The subject on which I have been invited to read a paper and which is taken as the title of the latter would require for anything like full discussion a much longer time than you can be expected to allot to it. To discuss it adequately, a volume of no diminutive size would be necessary. It may, however, be possible to indicate with the brevity appropriate to the occasion the main outlines of the subject and to suggest for your consideration certain points which, over and above their historical interest, may furnish us with valuable guidance at the present day. In taking account of the conditions of the Trafalgar epoch we have to note two distinct but, of course, closely related matters. These are the strategic plan of the enemy and the strategic plan adopted to meet it by the British. The former of these was described in the House of Commons by William Pitt at the beginning of the war in words which may be used without change at the present time. On May 16, 1803, the war, which had been interrupted by the unstable Peace of Amiens, was definitely resumed. The struggle was now to be a war, not so much between the United Kingdom and the French nation as between the United Kingdom and the great Napoleon wielding more than the resources of France alone. Speaking a week after the declaration of war, Pitt said that any expectation of success which the enemy might have must be based on the supposition that lie could break the spirit or weaken the determination of the country by harassing us with the perpetual apprehension of descents on our coasts; or else that our resources could be impaired and our credit undermined by the effects of an expensive and protracted war. More briefly stated, the hostile plan was to invade the United Kingdom, ruin our maritime trade, and expel us from our over-sea possessions, especially in the East, from which it was supposed our wealth was chiefly derived. The plan was comprehensive, but not easily concealed. What we had to do was to prevent the invasion of the United Kingdom and defend our trade and our outlying territories. As not one of the hostile objects could be attained except by making a maritime expedition of some kind, that is to say, by an expedition which had to cross restricted or extensive areas of water, it necessarily followed that our most effective method of defence was the keeping open of our sea communications. It became necessary for us to make such arrangements that the maritime paths by which a hostile expedition could approach our home-coasts, or hostile cruisers molest our sea-borne trade, or hostile squadrons move to the attack of our trans-marine dependencies - that all these paths should be so defended by our Navy that either the enemy would not venture to traverse them or, if he did, that he could be driven off. Short as it is, time at my disposal permits me to give a few details. It was fully recognised that defence of the United Kingdom against invasion could not be secured by naval means alone. As in the times of Queen Elizabeth, so in those of George III, no seaman of reputation contended that a sufficient land force could be dispensed with. Our ablest seamen always held that small hostile expeditions could be prepared in secret and might be able to slip through the most complete lines of defence that we could hope to maintain. It was not discovered or alleged till the twentieth century that the crew of a dinghy could not land in this country in the face of the Navy. Therefore an essential feature of our defensive strategy was the provision of land forces in such numbers that an invader would have no chance of succeeding except he came in strength so great that his preparations could not be concealed and his expedition could not cross the water unseen. As our Mercantile Marine was to be found in nearly every sea, though in greater accumulation in some areas than in others, its defence against the assaults of an enemy could only be ensured by the virtual ubiquity of our cruising force. This, of course, involved the necessity of employing a large number of cruisers, and of arranging the distribution of them in accordance with the relative amount and value of the traffic to be protected from molestation in different parts of the ocean. It may be mentioned here that the term cruiser," at the time with which we are dealing, was not limited to frigates and smaller classes of vessel. It included also ships of the line, it being the old belief of the British Navy, justified by the experience of the many campaigns and consecrated by the approval of our greatest admirals, that the value of a ship of war was directly proportionate to her capacity for cruising and keeping the sea. If the ocean paths used by our merchant ships - the trade routes or sea communications of the United Kingdom with friendly or neutral markets and areas of production could be kept open by our Navy, that is, made so secure that our trade could traverse them with so little risk of molestation that it could continue to be carried on, it resulted as a matter of course that no sustained attack could be made on our outlying territory. Where this was possible it was where we had failed to keep open the route or line of communications, in which case the particular trade following it was, at least temporarily, destroyed, and the territory to which the route led was either cut off or seized. Naturally, when this was perceived, efforts were made to re-open and keep open the endangered or interrupted communication line. Napoleon, notwithstanding his super-eminent genius, made some extraordinary mistakes about warfare on the sea. The explanation of this has been given by a highly distinguished French admiral. The Great Emperor, he says, was wanting in exact appreciation of the difficulties of naval operations. He never understood that the naval officer - alone of all men in the world - must be master of two distinct professions. The naval officer must be as completely a seaman as an officer in any mercantile marine; and, in addition to this, he must be as accomplished in the use of the material of war entrusted to his charge as the members of any armed force in the world. The Emperor's plan for the invasion of the United Kingdom was conceived on a grand scale. A great army, eventually 130,000 strong, was collected on the coast of North-Eastern France, with its headquarters at Boulogne. The numerical strength of this army is worth attention. By far the larger part of it was to have made the first descent on our territory; the remainder was to be a reserve to follow as quickly as possible. It has been doubted if Napoleon really meant to invade this country, the suggestion being that his collection of an army on the shores of the Straits of Dover and the English Channel was merely a "blind" to cover another intended movement. The overwhelming weight of authoritative opinion is in favour of the view that the project of invasion was real. It is highly significant that he considered so large a number of troops necessary. It could not have been governed by any estimate of the naval obstruction to be encountered during the sea passage of the expedition, but only by the amount of the land force likely to be met if the disembarkation on our shores could be effected. The numerical strength in troops which Napoleon thought necessary compelled him to make preparations on so great a scale that concealment became quite impossible. Consequently an important part of his plan was disclosed to us betimes, and the threatened locality indicated to us within comparatively narrow limits of precision. Notwithstanding his failure to appreciate all the difficulties of naval warfare, the Great Emperor had grasped one of its leading principles. Before the Peace of Amiens, indeed before his campaign in Egypt, and even his imposing triumphs in Italy, he had seen that the invasion of the United Kingdom was impracticable without first obtaining the command of the sea. His strategic plan, therefore, included arrangements to secure this. The details of the plan were changed from time to time as conditions altered; but the main object was adhered to until the final abandonment of the whole scheme under pressure of circumstances as embodied in Nelson and his victorious brothers-in-arms. The gunboats, transport boats, and other small craft, which to the number of many hundreds filled the ports of North-Eastern France and the Netherlands, were not the only naval components of the expedition. Fleets of line-of-battle ships were essential parts of it, and on their effective action the success of the scheme was largely made to depend. This feature remained unaltered in principle when, less than twelve months before Trafalgar, Spain took part in the war as Napoleon's ally, and brought him a great reinforcement of ships and important assistance in money. We should not fail to notice that, before he considered himself strong enough to undertake the invasion of the United Kingdom, Napoleon found it necessary to have at his disposal the resources of other countries besides France, notwithstanding that by herself France had a population more than 60 per cent. greater than that of England. By the alliance with Spain he had added largely to the resources on which he could draw. Moreover, his strategic position was geographically much improved. With the exception of that of Portugal, the coast of Western Continental Europe, from the Texel to Leghorn, and somewhat later to Taranto also, was united in hostility to us. This complicated the strategic problem which the British Navy had to solve, as it increased the number of points to be watched; and it facilitated the junction of Napoleon's Mediterranean naval forces with those assembled in his Atlantic ports by supplying him with allied ports of refuge and refit on Spanish territory; such as Cartagena or Cadiz; between Toulon and the Bay of Biscay. Napoleon, therefore, enforced upon us by the most convincing of all arguments the necessity of maintaining the British Navy at the "two-power standard" at least. The lesson had been taught us long before by Philip II., who did not venture on an attempt at invading this country till he was master of the resources of the whole Iberian peninsula as well as of those of the Spanish dominions in Italy, in the Burgundian heritage, and in the distant regions across the Atlantic Ocean. At several ports on the long stretch of coast of which he was now the master, Napoleon equipped fleets that were to unite and win for him the command of the sea during a period long enough to permit the unobstructed passage of his invading army across the water which separated the starting points of his expedition from the United Kingdom. Command of the sea to be won by a powerful naval combination was thus an essential element in Napoleon's strategy in the time of Trafalgar. It was not in deciding what was essential that this soldier of stupendous ability erred: it was in choosing the method of gaining the essential that he went wrong. The British strategy adopted in opposition to that of Napoleon was based on the acquisition and preservation of the command of the sea. Formulated and carried into effect by seamen, it differed in some important features from his. We may leave out of sight for the moment the special arrangements made in the English Channel to oppose the movements of Napoleon's flotillas of gunboats, transport boats, amid other small craft. The British strategy at the time of Trafalgar, as far as it was concerned with opposition to Napoleon's sea-going fleets, may be succinctly described as stationing off each of the ports in which the enemy's forces were lying a fleet or squadron of suitable strength. Though some of our admirals, notably Nelson himself, objected to the application of the term "blockade" to their plans, the hostile ships were to this extent blockaded, that if they should come out they would find outside their port a British force sufficient to drive them in again or even to defeat them thoroughly and destroy them, Beating them and thus having done with them, and not simply shutting them up in harbour, was what was desired by our admirals. This necessitated a close watch on the hostile ports; and how consistently that was maintained let the history of Cornwallis' command off Brest and of Nelson's off Toulon suffice to tell us. The junction of two or more of Napoleon's fleets would have ensured over almost any single British fleet a numerical superiority that would have rendered the defeat or retirement of the latter almost certain. To meet this condition the British strategy contemplated the falling back, if necessary, of one of our detachments on another, which might be carried further, and junction with a third detachment be effected. By this step we should preserve, if not a numerical superiority over the enemy, at least so near an equality of force as to render his defeat probable and his serious maltreatment, even if undefeated, a certainty. The strategic problem before our Navy was, however, not quite so easy as this might make it seem. The enemy's concentration might be attempted either towards Brest or towards Toulon. In the latter case, a superior force might fall upon our Mediterranean fleet before our watching ships in the Atlantic could discover the escape of the enemy's ships from the Atlantic port or could follow and come up with them. Against the probability of this was to be set the reluctance of Napoleon to carry out an eccentric operation which a concentration off Toulon would necessitate, when the essence of his scheme was to concentrate in ,a position from which lie could obtain naval control of the English Channel. After the addition of the Spanish Navy to his own, Napoleon to some extent modified his strategic arrangements. The essential feature of the scheme remained unaltered. It was to effect the junction of the different parts of his naval force and thereupon to dominate the situation, by evading the several British fleets or detachments which were watching his. Before Spain joined him in the war his intention was that his escaping fleets should go out into the Atlantic, behind the backs, as it were, of the British ships, and then make for the English Channel. When he had the aid of Spain the point of junction was to be in the West Indies. The remarkable thing about this was the evident belief that the command of the sea might be won without fighting for it; won, too, from the British Navy which was ready, and indeed wished to fight. We now see that Napoleon's naval strategy in the time of Trafalgar, whilst it aimed at gaining command of the sea, was based on what has been called evasion. The fundamental principle of the British naval strategy of that time was quite different. So far from thinking that the contest could be settled without one or more battles, the British admirals, though nominally blockading his ports, gave the enemy every facility for coining out in order that they might be able to bring him to action. Napoleon, on the contrary, declared that a battle would be useless, and distinctly ordered his officers not to fight one. Could it be that, when pitted against admirals whose accurate conception of the conditions of naval warfare had been over and over again tested during the hostilities ended by the Peace of Amiens, Napoleon still trusted to the efficacy of methods which had proved so successful when he was out-manoeuvring and intimidating the generals who opposed him in North Italy? We can only explain his attitude in the campaign of Trafalgar by attributing to him an expectation that the British sea men of his day, tried as they had been in the fire of many years of war, would succumb to his methods as readily as the military formalists of Central Europe. Napoleon had at his disposal between 70 and 80 French, Dutch, and Spanish ships of the line, of which some 67 were available at the beginning of the Trafalgar campaign. In January, 1805, besides other ships of the class in distant waters or specially employed, we - on our side - had 80 ships of the line in commission. A knowledge of this will enable us to form some idea of the chances of success that would have attended Napoleon's concentration if it had been effected. To protect the passage of his invading expedition across the English Channel he did not depend only on concentrating his more distant fleets. In the Texel there were, besides smaller vessels, 9 sail of the line. rihus the Emperor did what we may be sure any future intending invader will not fail to do, viz., he provided his expedition with a respectable naval escort. The British naval officers of the day, who knew what war was, made arrangements to deal with this escort. Lord Keith, who commanded in the Downs, had under him 6 sail of the line in addition to many frigates and sloops; and there were 5 more line-of-battle ships ready at Spithead if required. There had been a demand in the country that the defence of our shores against an invading expedition should be entrusted to gunboats, and what may be called coastal small craft and boats. This was resisted by the naval officers. Nelson had already said, " Our first defence is close to the enemy's ports," thus agreeing with a long line of eminent British seamen in their view of our strategy. Lord St. Vincent said that "Our great reliance is on the vigilance and activity of our cruisers at sea, any reduction in the number of which by applying them to guard our ports, inlets, and beaches would, in my judgment, tend to our destruction." These are memorable words, which we should do well to ponder in these days. The Government of the day insisted on having the coastal boats; but St. Vincent succeeded in postponing the preparation of them till the cruising ships had been manned. His plan of defence has been described by his biographer as "a triple line of barricade; 50-gun ships, frigates, sloops of war, and gun-vessels upon the coast of the enemy; in the Downs opposite France another squadron, but of powerful ships of the line, continually disposable, to support the former or attack any force of the enemy which, it might be imagined possible, might slip through the squadron hanging over the coast ; and a force on the beach on all the shores of the English ports, to render assurance doubly sure." This last item was the one that St. Vincent had been compelled to adopt, and he was careful that it should be, in addition to those measures of defence in the efficacy of which he and his brother seamen believed. Concerning it his biographer makes the following remark "It is to be noted that Lord St. Vincent did not contemplate repelling an invasion of gunboats by gunboats," etc. He objected to the force of sea-fencibles, or 'long-shore organisation`, because he considered it more useful to have the sea-going ships manned. Speaking of this coastal defence scheme, he said : "It would be a good bone for the officers to pick, but a very dear one for the country." The defence of our ocean trade entered largely into the strategy of the time. An important part was played by our fleets and groups of line-of-battle ships which gave usually indirect, but sometimes direct, protection to our own merchant vessels, and also to neutral vessels carrying commodities to or from British ports. The strategy of the time, the correctness of which was confirmed by long belligerent experience, rejected the employment of a restricted number of powerful cruisers, and relied upon the practical ubiquity of the defending ships, which ubiquity was rendered possible by the employment of very numerous craft of moderate size. This can be seen in the lists of successive years. In January, 1803, the number of cruising frigates in commission was 107, and of sloops and smaller vessels 139, the total being 246. In 1804 the numbers were - Frigates, 108; sloops, etc., 181; with a total of 289. In 1805 the figures had grown to 129 frigates, 416 sloops, &c., the total being 545. Most of these were employed in defending commerce. We all know how completely Napoleon's project of invading the United Kingdom was frustrated. It is less well known that the measures for defending our sea-borne trade, indicated by the figures ,just given, were triumphantly successful. Our Mercantile Marine increased during the war, a sure proof that it had been effectually defended. Consequently we may accept it as established beyond the possibility of refutation that that branch of our naval strategy at the time of Trafalgar which was concerned with the defence of our trade was rightly conceived and properly carried into effect. As has been stated already, the defence of our sea-borne trade, being in practice the keeping open of our ocean lines of communication, carried with it the protection, in part at any rate, of our transmarine territories. Napoleon held pertinaciously to the belief that British prosperity was chiefly due to our position in India. We owe it to Captain Mahan that we now know that the eminent American Fulton - a name of interest to the members of this Institution - told Pitt of the belief held abroad that "the fountains of British wealth are in India and China." In the great scheme of naval concentration, which the Emperor devised, seizure of British Colonies in the West Indies had a definite place. We kept in that quarter, and varied as necessary a force capable of dealing with a naval raid as well as guarding the neighbouring lines of communication. In 1803 we had 4 ships of the line in the West Indian area. In 1804 we had 6 of the same class; and in 1805, while the line-of-battle-ships were reduced to 4, the number of frigates was increased from 9 to 25. Whether our Government divined Napoleon's designs on India or not, it took measures to protect our interests there. In January, 1804, we had on the Cape of Good Hope and the East Indies Stations, both together, 6 sail of the line, 3 smaller two-deckers, 6 frigates, and 6 sloops, or 21 ships of war in all. This would have been sufficient to repel a raiding attack made in some strength. By the beginning of 1805 our East Indies force had been increased; and in the year 1805 itself we raised it to a strength of 41 ships in all, of which 9 were of the line and 17 were frigates. Had, therefore, any of the hostile ships managed to get to the East Indies from the Atlantic or the Mediterranean ports, in which they were being watched by our navy, their chances of succeeding in their object would have been small indeed. When we enter the domain of tactics strictly so called, that is to say, when we discuss the proceedings of naval forces whether single ships, squadrons, or fleets; in hostile contact with one another, we find the time of Trafalgar full of instructive episodes. Even with the most recent experience of naval warfare vividly present to our minds, we can still regard Nelson as the greatest of tacticians. Naval tactics may be roughly divided into two great classes or sections, viz., the tactics of groups of ships, that is to say, fleet actions; and the tactics of what the historian James calls "single ship actions," that is to say, fights between two individual ships. In the former the achievements of Nelson stand out with incomparable brilliancy. It would be impossible to describe his method fully except in a rather lengthy treatise. We may, however, say that Nelson was an innovator, and that his tactical principles and methods have been generally misunderstood down to this very day. If ever there was an admiral who was opposed to an unthinking, headlong rush at an enemy it was he. Yet this is the character that he still bears in the conception of many. He was, in truth, an industrious and patient student of tactics, having studied them in what in these days we should call a scientific spirit, at an early period, when there was but little reason to expect that he would ever be in a position to put to a practical test the knowledge that he had acquired and the ideas that he had formed. He saw that the old battle formation in single line ahead was insufficient if you wanted as he himself always did - to gain an overwhelming victory. He also saw that, though an improvement on the old formation, Lord Howe's innovation of the single line abreast was still a good deal short of tactical perfection. Therefore, he devised what he called, with pardonable elation, the "Nelson touch", the attack in successive lines so directed as to overwhelm one part of the enemy's fleet, whilst the other part was prevented from coming to the assistance of the first, and was in its turn overwhelmed or broken up. His object was to bring a larger number of his own ships against a smaller number of the enemy's. He would by this method destroy the part attacked, suffering in the process so little damage himself that with his whole force he would be able to deal effectively with the hostile remnant if it ventured to try conclusions with him. It is of the utmost importance that we should thoroughly understand Nelson's fundamental tactical principle, viz., the bringing of a larger number of ships to fight against a smaller number of the enemy's. There is not, I believe, in the whole of the records of Nelson's opinions and actions a single expression tending to show that tactical efficiency was considered by him to be due to superiority in size of individual ships of the same class or - as far as materiel was concerned - to anything but superior numbers, of course at the critical point. He did not require, and did not have, more ships in his own fleet than the whole of those in the fleet of the enemy. What he wanted was to bring to the point of impact, when the fight began, a larger number of ships than were to be found in that part of the enemy's line. I believe that I am right in saying that, from the date of Salamis downwards, history records no decisive naval victory in which the victorious fleet has not succeeded in concentrating against a relatively weak point in its enemy's formation a greater number of its own ships. I know of nothing to show that this has not been the rule throughout the ages of which detailed history furnishes us with any memorial; no matter what the class of ship, what the type of weapon, what the mode of propulsion. The rule certainly prevailed in the battle of August 10 last off Port Arthur, though it was not so overwhelmingly decisive as some others. We do not yet know enough of the recent sea fight in the Straits of Tsushima to be able to describe it in detail; but we do know that at least some of the Russian ships were defeated or destroyed by a combination of Japanese ships against them. Looking back at the tactics in the time of Trafalgar, we may see that the history of them confirms the experience of earlier wars, viz., that victory does not necessarily fall to the side which has the biggest ships. It is a well-known fact of naval history that generally the French ships were larger and the Spanish much larger than the British ships of corresponding classes. This superiority in size certainly did not carry with it victory in action. On the other hand, British ships were generally bigger than the Dutch ships with which they fought; and it is of great significance that at Camperdown the victory was due not to superiority in the size of individual ships, but, as shown by the different lists of killed and wounded, to the act of bringing a larger number against a smaller. It remains to be seen how far the occurrences in the battle of the Japan Sea will support or be opposed to this conclusion; but it may be said that there is nothing tending to upset it in the previous history of the present war in the Far East. I do not know how far I am justified in expatiating on this point; but, as it may help to bring the strategy and tactics of the Trafalgar epoch into practical relation with the stately science of which in our day this Institution is, as it were, the mother-shrine and metro political temple, you may allow me to dwell upon it a little longer. The object aimed at by those who favour great size of individual ships is not, of course, magnitude alone. It is to turn out a ship which shall be more powerful than an individual antagonist. All recent development of man-of-war construction has taken the form of producing, or at any rate trying to produce, a more powerful ship than those of earlier date, or belonging to a rival navy. I know the issues that such statements are likely to raise; and I ask you, as naval architects, to bear with me patiently when I say what I am going to say. It is this: If you devise for the ship so produced the tactical system for which she is specially adapted you must, in order to be logical, base your system on her power of defeating her particular antagonist. Consequently, you must abandon the principle of concentration of superior numbers against your enemy; and, what is more, must be prepared to maintain that such concentration on his part against yourself would be ineffectual. This will compel a reversion to tactical methods, which made a fleet action a series of duels between pairs of combatants, and - a thing to be pondered on seriously - never enabled anyone to win a decisive victory on the sea. The position will not be made more logical if you demand both superior size and also superior numbers, because if you adopt the tactical system appropriate to one of the things demanded, you will rule out the other. You cannot employ two different and opposed tactical systems. It is not necessary to the line of argument above indicated to ignore the merits of the battleship class. Like their predecessors, the ships of the line, it is really battleships which in a naval war dominate the situation. We saw that it was so at the time of Trafalgar, and we see that it has been so in the war at present in progress, at all events throughout the 1904 campaign. The experience of naval war, down to the close of that in which Trafalgar was the most impressive event, led to the virtual abandonment of ships of the line * above and below a certain class. The 64-gun ships and smaller two-deckers had greatly diminished in number, and repetitions of them grew more and more rare. It was the same with the three deckers, which, as the late Admiral Colomb pointed out, continued to be built, though in reduced numbers, not so much for their tactical efficiency as for the convenient manner in which they met the demands for the accommodation required in flag-ships. The tactical condition which the naval architects of the Trafalgar period had to meet was the employment of an increased number of two-deckers of the medium classes. A fleet of ships of the line as long as it could keep the sea, that is until it had to retreat into port before a stronger fleet, controlled a certain area of water. Within that area smaller men-of-war as well as friendly merchant ships were secure from attack. As the fleet moved about, so the area moved with it. Skilful disposition and manernivring added largely to the extent of sea within which the maritime interests that the fleet was meant to protect would be safe. It seems reasonable to expect that it will be the same with modern fleets of suitable battleships. The tactics of "single ship actions " at the time of Trafalgar were based upon pure seamanship backed up by good gunnery. The better a captain handled his ship the more likely he was to beat his antagonist. Superior speed, where it existed, was used to "gain the weather gage," not in order to get a suitable range for the faster ship's guns, but to compel her enemy to fight. Superior speed was also used to run away, capacity to do which was not then, and ought not to be now, reckoned a merit in a ship expressly constructed for fighting, not fleeing. It is sometimes claimed in these days that superior speed will enable a modern ship to keep at a distance from her opponent which will be the best range for her own guns. It has not been explained why a range which best suits her guns should not be equally favourable for the guns of her opponent; unless, indeed, the latter is assumed to be weakly armed, in which case the distance at which the faster ship might engage her would be a matter of comparative indifference. There is nothing in the tactics of the time of Trafalgar to make it appear that - when a fight had once begun - superior speed, of course within moderate limits, conferred any considerable tactical advantage in "single ship actions," and still less in general or fleet actions. Taking up a position ahead or astern of a hostile ship so as to be able to rake her was not facilitated by originally superior speed so much as by the more damaged state of the ship to be raked. Raking, as a rule, occurring rather late in an action. A remarkable result of long experience of war made itself clearly apparent in the era of Trafalgar. I have already alluded to the tendency to restrict the construction of line-of-battle ships to those of the medium classes. The same thing may be noticed in the case of the frigates.* Those of 44, 40, and 28 guns relatively or absolutely diminished in number; whilst the number of the 38-gun, 36-gun, and 32-gun frigates increased. The officers who had personal experience of many campaigns were able to impress on the naval architects of the day the necessity of recognising the sharp distinction that really exists between what we should now call the "battleship" and what we should now call the "cruiser." In the earlier time there were ships which were intermediate between the ship of the line and the frigate. These were the two deckers of 56, 54, 50, 44, and even 40 guns. They had long been regarded as not "fit to lie in a line," and they were never counted in the frigate classes. They seemed to have held a nondescript position, for no one knew exactly how to employ them in war any more than we now know exactly how to employ our armoured cruisers, as to which it is not settled whether they are fit for general actions or should be confined to commerce defending or other cruiser service. The two-deckers just mentioned were looked upon by the date of Trafalgar as forming an unnecessary class of fighting ships. Some were employed, chiefly because they existed, on special service; but they were being replaced by true battleships on one side and true frigates on the other.* In conclusion, I would venture to say that the strategical and tactical lessons taught by a long series of naval campaigns had been mastered by our Navy by the time of the Trafalgar campaign. The effect of those lessons showed itself in our ship building policy, and has been placed on permanent record in the history of maritime achievement and of the adaptation of material means to belligerent ends.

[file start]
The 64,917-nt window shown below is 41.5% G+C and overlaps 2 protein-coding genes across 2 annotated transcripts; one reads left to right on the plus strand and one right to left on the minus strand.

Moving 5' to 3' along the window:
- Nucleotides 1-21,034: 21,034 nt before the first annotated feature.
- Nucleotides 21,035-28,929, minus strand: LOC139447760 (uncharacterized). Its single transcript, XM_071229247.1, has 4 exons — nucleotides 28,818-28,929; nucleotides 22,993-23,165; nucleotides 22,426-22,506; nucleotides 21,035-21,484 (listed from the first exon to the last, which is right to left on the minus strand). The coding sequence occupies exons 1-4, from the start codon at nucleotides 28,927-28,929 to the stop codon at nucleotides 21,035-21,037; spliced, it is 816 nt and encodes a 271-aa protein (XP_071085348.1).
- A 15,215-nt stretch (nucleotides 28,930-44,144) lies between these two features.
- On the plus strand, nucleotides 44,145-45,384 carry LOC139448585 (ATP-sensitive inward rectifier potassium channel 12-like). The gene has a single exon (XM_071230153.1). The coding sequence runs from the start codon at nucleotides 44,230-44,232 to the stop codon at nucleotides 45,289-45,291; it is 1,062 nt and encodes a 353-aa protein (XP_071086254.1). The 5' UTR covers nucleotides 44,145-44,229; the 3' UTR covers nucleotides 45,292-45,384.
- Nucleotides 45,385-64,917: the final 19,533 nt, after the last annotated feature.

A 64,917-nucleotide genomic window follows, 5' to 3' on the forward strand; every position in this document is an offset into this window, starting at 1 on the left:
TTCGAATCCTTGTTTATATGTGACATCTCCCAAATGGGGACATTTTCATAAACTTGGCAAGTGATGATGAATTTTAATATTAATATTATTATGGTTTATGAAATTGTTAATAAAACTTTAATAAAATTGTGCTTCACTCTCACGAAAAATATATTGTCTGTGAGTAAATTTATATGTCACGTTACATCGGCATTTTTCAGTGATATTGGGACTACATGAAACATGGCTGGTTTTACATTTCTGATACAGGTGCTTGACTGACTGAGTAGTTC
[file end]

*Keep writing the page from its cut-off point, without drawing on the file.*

2. #2


    A comment? Splitting into paragraphs would make it easier to read :)

    I'll cut and paste into a document, do some formatting and will try to read it later. Ta for posting.

  3. #3


    Nice post with good info.